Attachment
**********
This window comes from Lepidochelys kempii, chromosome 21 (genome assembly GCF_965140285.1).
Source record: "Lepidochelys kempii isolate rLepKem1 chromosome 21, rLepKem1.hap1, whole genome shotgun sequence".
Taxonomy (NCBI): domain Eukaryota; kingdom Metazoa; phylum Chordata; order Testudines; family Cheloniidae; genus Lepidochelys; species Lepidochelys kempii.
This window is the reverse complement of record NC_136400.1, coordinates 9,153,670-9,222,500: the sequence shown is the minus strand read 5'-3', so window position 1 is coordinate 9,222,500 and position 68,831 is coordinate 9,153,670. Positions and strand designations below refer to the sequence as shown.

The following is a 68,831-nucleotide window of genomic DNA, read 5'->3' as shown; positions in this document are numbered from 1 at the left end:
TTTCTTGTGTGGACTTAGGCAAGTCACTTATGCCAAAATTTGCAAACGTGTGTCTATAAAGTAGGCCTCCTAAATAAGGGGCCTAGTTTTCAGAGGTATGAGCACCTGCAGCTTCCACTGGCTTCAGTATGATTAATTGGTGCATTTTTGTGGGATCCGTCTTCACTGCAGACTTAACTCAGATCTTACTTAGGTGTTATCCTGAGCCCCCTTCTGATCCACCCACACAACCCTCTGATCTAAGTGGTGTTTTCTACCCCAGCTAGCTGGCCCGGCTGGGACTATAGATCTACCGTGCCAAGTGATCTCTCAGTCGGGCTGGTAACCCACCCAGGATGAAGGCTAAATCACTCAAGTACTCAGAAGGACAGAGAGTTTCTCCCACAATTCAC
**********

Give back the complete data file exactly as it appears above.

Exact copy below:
This window comes from Lepidochelys kempii, chromosome 21 (genome assembly GCF_965140285.1).
Source record: "Lepidochelys kempii isolate rLepKem1 chromosome 21, rLepKem1.hap1, whole genome shotgun sequence".
Taxonomy (NCBI): domain Eukaryota; kingdom Metazoa; phylum Chordata; order Testudines; family Cheloniidae; genus Lepidochelys; species Lepidochelys kempii.
This window is the reverse complement of record NC_136400.1, coordinates 9,153,670-9,222,500: the sequence shown is the minus strand read 5'-3', so window position 1 is coordinate 9,222,500 and position 68,831 is coordinate 9,153,670. Positions and strand designations below refer to the sequence as shown.

The following is a 68,831-nucleotide window of genomic DNA, read 5'->3' as shown; positions in this document are numbered from 1 at the left end:
TTTCTTGTGTGGACTTAGGCAAGTCACTTATGCCAAAATTTGCAAACGTGTGTCTATAAAGTAGGCCTCCTAAATAAGGGGCCTAGTTTTCAGAGGTATGAGCACCTGCAGCTTCCACTGGCTTCAGTATGATTAATTGGTGCATTTTTGTGGGATCCGTCTTCACTGCAGACTTAACTCAGATCTTACTTAGGTGTTATCCTGAGCCCCCTTCTGATCCACCCACACAACCCTCTGATCTAAGTGGTGTTTTCTACCCCAGCTAGCTGGCCCGGCTGGGACTATAGATCTACCGTGCCAAGTGATCTCTCAGTCGGGCTGGTAACCCACCCAGGATGAAGGCTAAATCACTCAAGTACTCAGAAGGACAGAGAGTTTCTCCCACAATTCAC